Report: Maine company sold Syria vaccines stockpiled as chemical weapon precursor

Posted Sept. 09, 2013, at 12:59 p.m.
Last modified Sept. 10, 2013, at 7:26 a.m.

AUGUSTA, Maine — A Winslow company’s illegal sale of vaccines used on birds in the early 1990s has been linked by the New York Times to past efforts by Syria to build up its chemical weapons program. Syria’s ruling regime is accused of using chemical weapons in deadly attacks in Damascus last month.

Cases against the firm, Maine Biological Laboratories, Inc., were resolved in 2005. Since then the company has renamed itself Lohmann Animal Health and come under new management. But according to the New York Times piece published Saturday, Maine Biological Laboratories once illegally shipped biological agents that played a role in an international scheme by the Syrian government to stockpile vast amounts of precursor ingredients — often under the auspices of buying medicines — that can be used to make chemical weapons.

A spokesman for Lohmann Animal Health said in a written statement Monday that the Times’ link between Maine Biological Laboratories and the Syrian chemical weapons program was inaccurate.

“Linking the 2001 Department of Commerce’s issue over the sale of an inactivated poultry vaccine to Syria with the use of poisonous gas and other biological weapons to kill people is totally misleading and categorically false,” read the statement.

Maine Biological Laboratories, Inc., admitted to federal prosecutors in 1995 that among other transgressions, it had illegally provided Newcastle disease vaccines to 22 countries — including Syria — without proper export licenses on 243 occasions between December 1992 and May 1995. Those sales resulted in a letter of reprimand from the U.S. Department of Commerce’s Office of Export Enforcement, according to U.S. District Court documents.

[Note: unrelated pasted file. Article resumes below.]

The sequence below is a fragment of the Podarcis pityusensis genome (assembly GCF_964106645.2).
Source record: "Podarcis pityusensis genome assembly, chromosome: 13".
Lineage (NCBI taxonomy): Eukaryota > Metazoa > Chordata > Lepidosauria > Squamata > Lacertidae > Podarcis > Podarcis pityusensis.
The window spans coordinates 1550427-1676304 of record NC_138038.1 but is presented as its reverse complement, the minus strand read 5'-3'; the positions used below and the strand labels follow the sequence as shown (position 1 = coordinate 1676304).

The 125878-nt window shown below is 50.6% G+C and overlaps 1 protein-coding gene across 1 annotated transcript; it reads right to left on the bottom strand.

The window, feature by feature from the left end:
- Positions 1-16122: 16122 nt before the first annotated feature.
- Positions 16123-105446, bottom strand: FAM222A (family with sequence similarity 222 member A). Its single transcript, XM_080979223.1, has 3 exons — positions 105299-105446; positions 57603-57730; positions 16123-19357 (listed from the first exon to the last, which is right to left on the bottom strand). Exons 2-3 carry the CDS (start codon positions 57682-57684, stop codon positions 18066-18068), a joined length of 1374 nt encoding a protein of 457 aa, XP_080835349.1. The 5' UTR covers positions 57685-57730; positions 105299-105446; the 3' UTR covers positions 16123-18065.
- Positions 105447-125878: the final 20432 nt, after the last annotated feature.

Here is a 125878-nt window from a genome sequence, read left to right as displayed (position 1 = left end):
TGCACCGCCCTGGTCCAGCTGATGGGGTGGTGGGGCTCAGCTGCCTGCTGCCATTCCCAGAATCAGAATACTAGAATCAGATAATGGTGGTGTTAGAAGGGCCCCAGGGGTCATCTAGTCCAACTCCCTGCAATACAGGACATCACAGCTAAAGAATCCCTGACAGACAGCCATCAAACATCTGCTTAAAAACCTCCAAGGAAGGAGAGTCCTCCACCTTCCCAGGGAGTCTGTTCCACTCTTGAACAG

Newcastle disease is a contagious bird disease that is transmissible to humans and can cause flu-like symptoms. It is also used for cancer therapy and at one point was researched in the United States as a potential biological weapon before the country halted its biological weapons program, according to several online sources.

In April 2001, Maine Biological Laboratories again violated U.S. trade laws when it sent two shipments of the Newcastle disease vaccines — more than 14 million doses which sold for about $80,000 — to a company in Damascus, Syria. As part of a larger case that also involved smuggling a chicken virus into the United States from Saudi Arabia for the purpose of creating a vaccine, the company was fined $500,000 and eight of its executives and employees served jail sentences in 2005.

The statement from Lohmann Animal Health argued that although the vaccines sent to Syria were restricted by the U.S. Department of Commerce, they were inactivated and virtually harmless to humans.

“This vaccine, which does not contain live organisms, is used worldwide to prevent Newcastle disease in chickens and was invented by Maine Biological Laboratories, Inc. more than six decades ago,” reads the statement. “The vaccine is licensed by the U.S. Department of Agriculture and is still sold in more than 70 countries, including the U.S., as it was in 2001. … The U.S. Commerce Department is free to call any item they wish ‘restricted,’ even if it is without merit.”

Maine Biological Laboratories was sold and renamed Lohmann Animal Health in the mid-1990s. In recent years, according to a 2011 story in the Waterville Morning Sentinel, the more than 100-employee company has invested millions of dollars in its Winslow facility and produces billions of chicken illness vaccines each year.

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